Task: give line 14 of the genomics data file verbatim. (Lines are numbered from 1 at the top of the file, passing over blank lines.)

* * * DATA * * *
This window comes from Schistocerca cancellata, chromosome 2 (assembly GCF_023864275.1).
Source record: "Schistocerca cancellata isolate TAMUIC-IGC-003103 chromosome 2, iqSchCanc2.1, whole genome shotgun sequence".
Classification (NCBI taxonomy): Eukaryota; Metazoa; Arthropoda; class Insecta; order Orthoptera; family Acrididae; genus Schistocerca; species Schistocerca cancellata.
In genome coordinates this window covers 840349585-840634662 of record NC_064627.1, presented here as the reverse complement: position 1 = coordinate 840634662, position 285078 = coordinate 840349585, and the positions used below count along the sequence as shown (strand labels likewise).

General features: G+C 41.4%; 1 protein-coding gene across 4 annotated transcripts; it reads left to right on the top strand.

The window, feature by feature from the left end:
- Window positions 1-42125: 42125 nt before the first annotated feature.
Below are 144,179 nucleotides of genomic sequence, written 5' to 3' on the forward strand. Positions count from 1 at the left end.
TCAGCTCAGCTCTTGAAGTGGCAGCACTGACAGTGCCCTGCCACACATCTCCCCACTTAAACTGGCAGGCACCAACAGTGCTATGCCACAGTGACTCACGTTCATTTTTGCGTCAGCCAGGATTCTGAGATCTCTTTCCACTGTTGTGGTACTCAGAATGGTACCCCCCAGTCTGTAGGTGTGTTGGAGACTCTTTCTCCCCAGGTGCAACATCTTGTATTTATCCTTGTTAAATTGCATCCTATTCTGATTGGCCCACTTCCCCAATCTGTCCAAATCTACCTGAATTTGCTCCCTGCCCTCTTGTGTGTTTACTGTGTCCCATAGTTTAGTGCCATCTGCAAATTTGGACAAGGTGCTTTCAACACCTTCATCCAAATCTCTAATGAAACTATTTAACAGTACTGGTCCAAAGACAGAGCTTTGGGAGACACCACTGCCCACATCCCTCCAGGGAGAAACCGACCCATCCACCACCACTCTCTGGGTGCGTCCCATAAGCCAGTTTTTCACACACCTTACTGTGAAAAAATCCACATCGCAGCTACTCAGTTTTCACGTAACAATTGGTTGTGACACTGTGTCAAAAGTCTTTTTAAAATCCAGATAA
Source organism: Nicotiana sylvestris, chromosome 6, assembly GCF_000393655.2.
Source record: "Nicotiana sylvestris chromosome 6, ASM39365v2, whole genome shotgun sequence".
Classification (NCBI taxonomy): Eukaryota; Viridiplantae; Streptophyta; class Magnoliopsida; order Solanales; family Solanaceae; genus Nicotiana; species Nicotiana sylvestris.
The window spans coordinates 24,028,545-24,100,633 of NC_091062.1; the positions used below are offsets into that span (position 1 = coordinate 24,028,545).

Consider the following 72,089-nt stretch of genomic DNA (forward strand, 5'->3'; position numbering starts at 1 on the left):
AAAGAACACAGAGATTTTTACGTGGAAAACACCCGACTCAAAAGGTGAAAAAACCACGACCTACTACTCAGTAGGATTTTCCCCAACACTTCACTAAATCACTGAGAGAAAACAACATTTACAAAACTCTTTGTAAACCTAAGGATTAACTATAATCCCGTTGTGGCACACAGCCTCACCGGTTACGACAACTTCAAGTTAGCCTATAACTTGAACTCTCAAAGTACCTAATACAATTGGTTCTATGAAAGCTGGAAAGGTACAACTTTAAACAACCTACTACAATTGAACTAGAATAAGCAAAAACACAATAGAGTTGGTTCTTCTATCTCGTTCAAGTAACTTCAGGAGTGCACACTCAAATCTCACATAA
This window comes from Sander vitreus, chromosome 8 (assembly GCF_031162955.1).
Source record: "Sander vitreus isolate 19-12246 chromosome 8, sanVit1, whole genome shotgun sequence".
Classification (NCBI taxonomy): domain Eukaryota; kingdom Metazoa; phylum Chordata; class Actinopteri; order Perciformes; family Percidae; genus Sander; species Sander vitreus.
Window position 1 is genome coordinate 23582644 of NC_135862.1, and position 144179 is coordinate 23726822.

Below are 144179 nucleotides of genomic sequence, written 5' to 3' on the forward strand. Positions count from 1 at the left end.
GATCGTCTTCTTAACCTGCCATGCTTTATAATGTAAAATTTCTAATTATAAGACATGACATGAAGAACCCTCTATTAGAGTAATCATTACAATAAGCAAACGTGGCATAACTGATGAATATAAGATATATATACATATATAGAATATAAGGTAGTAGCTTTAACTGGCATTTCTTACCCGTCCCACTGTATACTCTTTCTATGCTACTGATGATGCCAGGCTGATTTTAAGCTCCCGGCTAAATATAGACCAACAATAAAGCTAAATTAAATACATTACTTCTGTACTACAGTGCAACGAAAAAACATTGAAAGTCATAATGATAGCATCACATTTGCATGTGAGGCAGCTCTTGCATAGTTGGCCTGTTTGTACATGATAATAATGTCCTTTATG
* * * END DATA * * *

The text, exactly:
Consider the following 72,089-nt stretch of genomic DNA (forward strand, 5'->3'; position numbering starts at 1 on the left):